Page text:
Sept 19, 2010
The house project continues to provide thinking moments. Last week it was the lamps. This week it was the weeds.
A gifted friend (C.) who makes beautiful floral arrangements wrote that she would be in town briefly, and suggested that we have dinner together. She added casually that if I would gather some new and interesting weeds she would come early and make a new arrangement I could use on the piano or on the glass sofa table.
“Do I need to get all ‘new’ materials?” I asked.
“Oh, no,” C. answered, “—just some new interesting weeds and we’ll use them with some of the old arrangement you liked. The combination in that gold vase will look fine, and very different.”
The week developed into a non-stop round of activities with little time for weed-gathering. I shared my dilemma with my friend, L.
“Weeds?” asked another friend (L.) in a puzzled voice. “You mean you want weed weeds—weeds like those that grow in fields and fence rows?”
“Yep,” I said, “that’s exactly what I want.”
“Well, I’ll get some for you when I walk the dogs. What do I look for?”
“Weeds,” I said, “Look for some that are beautiful and have interesting shapes.”
A few days later, L. stopped by.
“I left some weeds in the garage,” she said, then added in a very doubtful tone, “but I don’t know about the big one I put on the floor. It’s—well, it’s odd, and it’s dark and heavy. I’ll take it and put it in the trash if you want me to. I can’t imagine how C. would ever use that.”
“No,” I said. “Just leave it all—let C. decide what will fit into what she has in mind.”
Later, visiting the weed harvest in the garage, I had my own doubts. That particular weed specimen that L. had left on the floor was big and heavy, and it looked dark and wild and somewhat ugly lying on the gray cement of the garage floor.
Shortly after C. arrived we went to inspect the weed supply in the garage.
“Oh, look!” C. said with delight. “Oh, look at this!! It’s heavy, and dark, and tall—just perfect for the center. The grasses and the golden rod and this stuff here—I don’t know its name is—it’s just beautiful, and together this is going to be wonderful. Wait and see.”
When C. was finished, the transformation of the weeds was visually astonishing. The specimen that L. had left alone on the dark cement garage floor assumed a dramatically different appearance when surrounded by the deep rust seed stalks of the dock weed, and the gold furry heads of foxtail. The slender stems of the curly willow looked oddly at home against the solid unbending strength of the dark centerpiece. Together with the wheat in the gold glass vase, all the weeds “belonged”, including the green, half-opened milkweed pods with their shining touch of silk.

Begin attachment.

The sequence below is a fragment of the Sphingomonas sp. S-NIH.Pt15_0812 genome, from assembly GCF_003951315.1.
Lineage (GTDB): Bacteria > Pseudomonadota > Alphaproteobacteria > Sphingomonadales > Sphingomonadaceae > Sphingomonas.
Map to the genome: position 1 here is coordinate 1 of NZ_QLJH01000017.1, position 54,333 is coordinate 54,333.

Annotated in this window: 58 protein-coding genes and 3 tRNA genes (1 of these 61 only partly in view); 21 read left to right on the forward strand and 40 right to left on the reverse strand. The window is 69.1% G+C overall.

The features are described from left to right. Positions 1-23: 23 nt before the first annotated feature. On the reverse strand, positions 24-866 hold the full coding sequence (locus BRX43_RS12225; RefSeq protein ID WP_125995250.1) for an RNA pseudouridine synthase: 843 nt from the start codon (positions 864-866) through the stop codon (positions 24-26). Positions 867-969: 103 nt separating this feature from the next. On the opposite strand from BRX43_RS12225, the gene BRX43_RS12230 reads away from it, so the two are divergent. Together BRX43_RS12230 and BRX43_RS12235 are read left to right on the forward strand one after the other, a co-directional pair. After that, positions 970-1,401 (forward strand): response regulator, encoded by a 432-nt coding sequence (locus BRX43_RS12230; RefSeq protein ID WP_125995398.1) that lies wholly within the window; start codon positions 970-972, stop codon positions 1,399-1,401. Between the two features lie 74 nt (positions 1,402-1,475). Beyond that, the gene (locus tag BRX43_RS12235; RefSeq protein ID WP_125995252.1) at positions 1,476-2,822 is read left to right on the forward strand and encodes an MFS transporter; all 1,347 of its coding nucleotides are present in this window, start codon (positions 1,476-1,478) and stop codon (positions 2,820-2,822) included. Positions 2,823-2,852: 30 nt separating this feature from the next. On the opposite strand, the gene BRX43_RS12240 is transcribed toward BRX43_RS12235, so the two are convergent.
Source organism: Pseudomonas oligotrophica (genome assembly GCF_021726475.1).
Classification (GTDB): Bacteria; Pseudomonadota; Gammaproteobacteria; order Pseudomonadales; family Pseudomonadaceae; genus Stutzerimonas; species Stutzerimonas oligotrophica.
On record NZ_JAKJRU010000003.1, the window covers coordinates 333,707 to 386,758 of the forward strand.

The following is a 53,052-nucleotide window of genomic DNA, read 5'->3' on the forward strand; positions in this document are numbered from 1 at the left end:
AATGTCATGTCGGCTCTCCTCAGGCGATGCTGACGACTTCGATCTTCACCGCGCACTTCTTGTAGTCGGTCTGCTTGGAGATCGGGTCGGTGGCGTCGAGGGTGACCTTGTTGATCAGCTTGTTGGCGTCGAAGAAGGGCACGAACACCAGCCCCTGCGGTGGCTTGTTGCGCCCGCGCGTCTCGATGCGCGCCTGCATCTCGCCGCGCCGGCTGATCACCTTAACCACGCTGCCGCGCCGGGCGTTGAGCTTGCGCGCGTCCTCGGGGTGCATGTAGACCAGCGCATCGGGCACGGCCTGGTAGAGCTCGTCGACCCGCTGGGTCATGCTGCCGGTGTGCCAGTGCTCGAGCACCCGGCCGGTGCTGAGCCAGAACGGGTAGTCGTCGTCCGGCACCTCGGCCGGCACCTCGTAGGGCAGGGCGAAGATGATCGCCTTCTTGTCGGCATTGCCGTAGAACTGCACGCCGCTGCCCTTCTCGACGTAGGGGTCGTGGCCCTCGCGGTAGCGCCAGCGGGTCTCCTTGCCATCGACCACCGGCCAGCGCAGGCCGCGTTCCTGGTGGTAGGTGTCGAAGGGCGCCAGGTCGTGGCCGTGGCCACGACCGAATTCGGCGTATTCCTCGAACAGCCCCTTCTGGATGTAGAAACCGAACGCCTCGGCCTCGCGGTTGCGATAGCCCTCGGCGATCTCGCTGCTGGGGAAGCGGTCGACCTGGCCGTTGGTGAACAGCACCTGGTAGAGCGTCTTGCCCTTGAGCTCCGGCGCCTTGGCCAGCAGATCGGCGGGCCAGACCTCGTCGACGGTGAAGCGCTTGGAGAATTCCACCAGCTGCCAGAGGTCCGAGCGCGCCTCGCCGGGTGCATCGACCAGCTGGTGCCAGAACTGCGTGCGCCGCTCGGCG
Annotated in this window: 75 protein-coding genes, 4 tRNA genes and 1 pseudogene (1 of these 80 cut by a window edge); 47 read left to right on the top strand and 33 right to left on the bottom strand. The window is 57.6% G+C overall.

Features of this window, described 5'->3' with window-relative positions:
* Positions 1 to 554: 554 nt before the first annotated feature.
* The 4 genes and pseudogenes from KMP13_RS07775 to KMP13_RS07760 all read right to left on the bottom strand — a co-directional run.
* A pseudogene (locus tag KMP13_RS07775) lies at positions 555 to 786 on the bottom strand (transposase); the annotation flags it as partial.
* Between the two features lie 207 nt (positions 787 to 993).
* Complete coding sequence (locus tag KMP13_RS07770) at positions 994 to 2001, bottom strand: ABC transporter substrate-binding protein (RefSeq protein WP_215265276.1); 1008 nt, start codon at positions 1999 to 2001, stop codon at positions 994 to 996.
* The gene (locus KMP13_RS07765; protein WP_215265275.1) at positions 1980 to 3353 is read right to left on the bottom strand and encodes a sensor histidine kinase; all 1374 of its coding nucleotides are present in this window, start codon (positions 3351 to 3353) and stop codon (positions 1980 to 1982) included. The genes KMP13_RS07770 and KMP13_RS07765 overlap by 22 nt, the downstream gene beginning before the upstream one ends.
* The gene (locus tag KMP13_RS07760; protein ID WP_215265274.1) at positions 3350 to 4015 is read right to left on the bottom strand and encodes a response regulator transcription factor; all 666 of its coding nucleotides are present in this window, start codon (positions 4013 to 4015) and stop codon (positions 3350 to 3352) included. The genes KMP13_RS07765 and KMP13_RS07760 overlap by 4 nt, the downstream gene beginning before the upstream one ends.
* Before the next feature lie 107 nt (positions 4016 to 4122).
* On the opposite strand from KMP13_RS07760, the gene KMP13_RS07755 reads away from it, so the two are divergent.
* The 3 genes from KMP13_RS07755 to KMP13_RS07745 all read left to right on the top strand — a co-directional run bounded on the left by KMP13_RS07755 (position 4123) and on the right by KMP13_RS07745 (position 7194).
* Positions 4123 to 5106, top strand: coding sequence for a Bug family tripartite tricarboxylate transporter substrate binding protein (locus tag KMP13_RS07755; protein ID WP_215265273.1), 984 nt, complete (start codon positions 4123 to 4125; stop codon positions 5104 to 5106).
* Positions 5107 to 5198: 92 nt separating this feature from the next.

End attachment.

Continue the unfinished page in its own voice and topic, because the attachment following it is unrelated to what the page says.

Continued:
“Hmm,” said L. when she saw the finished product. “Looks a lot different that it did on the garage floor.” Indeed.
N.T. Wright in Surprised by Hope argues (persuasively, I think) for an organic continuity between this earth and the New Heaven and Earth that John describes in Revelation, and a parallel continuity between who we are, who we are becoming, and the person we will some day be. It is the mystery of the already-but-not-yet of the resurrection. I thought about this later as I sat in my favorite chair and watched the evening light alter the shapes and shades of color in C’s arrangement.
That centerpiece, casting its dark straight silhouette against the gold wall, was surrounded by wild goldenrod, nameless grass, rusty untidy red seed stalks combined with the gossamer silk of half-opened milkweed pod—weeds, all of them, just weeds, creatures of the earth from which they had sprung, shaped by wind and rain and sun throughout their brief attachment to this earth. They were weeds still, although now severed from the field in which they had first known life, and placed into a gold vase, their new position and companions assigned by C.’s gifted eye,. Yet—there was something profoundly different, a transformation, if you will that found them now paradoxically both what they always had been but now reshaped into a beauty only C. could imagine when they were weeds in the fence row, then cut and left lying on the garage floor.
John was thinking about this process of change when he wrote, “Beloved, we are God’s children now; it does not yet appear what we shall be, but we know that when he appears we shall be like him, for we shall see him as he is. And every one who thus hopes in him purifies himself as he is pure.” (I John 3:2-3 RSV)
Be hopeful. The garage floor does not have the last word.
Grow with courage—you’re not alone.
See you next week.